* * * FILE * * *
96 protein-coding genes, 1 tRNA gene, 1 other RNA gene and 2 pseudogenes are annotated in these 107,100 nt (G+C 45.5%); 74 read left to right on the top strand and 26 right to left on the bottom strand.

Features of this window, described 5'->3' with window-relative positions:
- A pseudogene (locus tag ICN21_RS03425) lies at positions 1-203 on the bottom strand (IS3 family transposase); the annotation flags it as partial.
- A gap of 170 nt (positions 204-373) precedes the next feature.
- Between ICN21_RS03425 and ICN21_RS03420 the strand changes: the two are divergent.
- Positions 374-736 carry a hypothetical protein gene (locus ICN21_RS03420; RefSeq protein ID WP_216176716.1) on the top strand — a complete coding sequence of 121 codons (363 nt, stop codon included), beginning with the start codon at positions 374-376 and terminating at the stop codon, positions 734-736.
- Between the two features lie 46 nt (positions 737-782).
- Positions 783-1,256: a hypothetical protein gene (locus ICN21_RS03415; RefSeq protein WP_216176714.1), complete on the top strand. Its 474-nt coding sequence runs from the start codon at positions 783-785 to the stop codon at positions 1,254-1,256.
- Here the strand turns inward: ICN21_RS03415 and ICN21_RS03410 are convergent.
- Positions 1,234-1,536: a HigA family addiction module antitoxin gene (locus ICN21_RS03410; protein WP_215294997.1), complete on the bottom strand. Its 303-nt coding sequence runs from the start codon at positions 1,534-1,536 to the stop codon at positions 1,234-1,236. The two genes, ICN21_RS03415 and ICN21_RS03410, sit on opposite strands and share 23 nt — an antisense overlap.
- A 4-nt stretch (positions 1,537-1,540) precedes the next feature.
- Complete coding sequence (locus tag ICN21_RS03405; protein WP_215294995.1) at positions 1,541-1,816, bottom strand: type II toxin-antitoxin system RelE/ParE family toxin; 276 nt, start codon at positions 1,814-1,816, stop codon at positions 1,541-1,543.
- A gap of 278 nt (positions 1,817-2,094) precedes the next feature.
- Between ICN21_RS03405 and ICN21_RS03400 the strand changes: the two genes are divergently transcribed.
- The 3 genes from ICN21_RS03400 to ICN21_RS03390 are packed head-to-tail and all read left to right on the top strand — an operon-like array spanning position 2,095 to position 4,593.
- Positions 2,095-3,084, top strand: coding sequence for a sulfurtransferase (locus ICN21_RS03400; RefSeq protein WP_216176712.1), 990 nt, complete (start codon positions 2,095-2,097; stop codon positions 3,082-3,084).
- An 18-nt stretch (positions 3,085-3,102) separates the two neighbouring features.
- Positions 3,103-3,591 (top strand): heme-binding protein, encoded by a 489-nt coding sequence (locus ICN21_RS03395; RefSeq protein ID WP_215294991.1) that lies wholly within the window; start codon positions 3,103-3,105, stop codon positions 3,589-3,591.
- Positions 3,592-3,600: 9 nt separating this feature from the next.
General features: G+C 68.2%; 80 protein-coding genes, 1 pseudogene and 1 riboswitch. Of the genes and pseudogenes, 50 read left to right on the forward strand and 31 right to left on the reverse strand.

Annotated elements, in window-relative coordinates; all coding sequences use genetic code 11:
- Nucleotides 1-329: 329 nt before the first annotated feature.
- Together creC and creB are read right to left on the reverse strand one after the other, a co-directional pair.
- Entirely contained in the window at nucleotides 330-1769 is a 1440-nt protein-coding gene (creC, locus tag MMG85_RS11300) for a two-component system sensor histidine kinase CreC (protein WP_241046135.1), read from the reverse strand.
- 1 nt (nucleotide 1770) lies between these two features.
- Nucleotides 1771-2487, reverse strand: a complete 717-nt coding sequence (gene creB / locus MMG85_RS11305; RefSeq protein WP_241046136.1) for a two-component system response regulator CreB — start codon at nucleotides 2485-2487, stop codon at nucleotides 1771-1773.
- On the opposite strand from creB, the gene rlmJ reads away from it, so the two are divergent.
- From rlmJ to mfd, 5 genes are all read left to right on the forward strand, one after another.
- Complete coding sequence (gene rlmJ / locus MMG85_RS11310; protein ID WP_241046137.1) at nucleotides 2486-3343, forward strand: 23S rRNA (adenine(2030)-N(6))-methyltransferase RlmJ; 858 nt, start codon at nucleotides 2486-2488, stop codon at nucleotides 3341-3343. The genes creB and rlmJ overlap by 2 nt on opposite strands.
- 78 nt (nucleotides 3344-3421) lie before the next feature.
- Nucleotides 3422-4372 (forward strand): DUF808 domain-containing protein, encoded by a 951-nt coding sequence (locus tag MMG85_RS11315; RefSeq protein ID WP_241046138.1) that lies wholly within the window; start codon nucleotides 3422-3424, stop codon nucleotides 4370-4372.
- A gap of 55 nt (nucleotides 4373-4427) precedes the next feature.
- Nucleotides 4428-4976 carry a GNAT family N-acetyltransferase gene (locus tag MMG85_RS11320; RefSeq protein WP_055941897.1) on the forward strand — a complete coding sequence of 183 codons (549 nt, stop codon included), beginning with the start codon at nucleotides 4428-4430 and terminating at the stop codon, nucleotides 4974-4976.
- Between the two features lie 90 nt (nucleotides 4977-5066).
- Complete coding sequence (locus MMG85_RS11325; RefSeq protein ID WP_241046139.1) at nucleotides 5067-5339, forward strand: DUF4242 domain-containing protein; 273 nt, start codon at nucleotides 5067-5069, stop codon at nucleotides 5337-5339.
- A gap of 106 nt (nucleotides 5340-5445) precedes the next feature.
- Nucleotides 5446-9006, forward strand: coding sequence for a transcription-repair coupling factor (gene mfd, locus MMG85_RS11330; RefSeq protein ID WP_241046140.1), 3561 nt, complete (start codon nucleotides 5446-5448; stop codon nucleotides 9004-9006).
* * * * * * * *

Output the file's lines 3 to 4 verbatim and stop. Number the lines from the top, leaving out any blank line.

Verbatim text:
- A pseudogene (locus tag ICN21_RS03425) lies at positions 1-203 on the bottom strand (IS3 family transposase); the annotation flags it as partial.
- A gap of 170 nt (positions 204-373) precedes the next feature.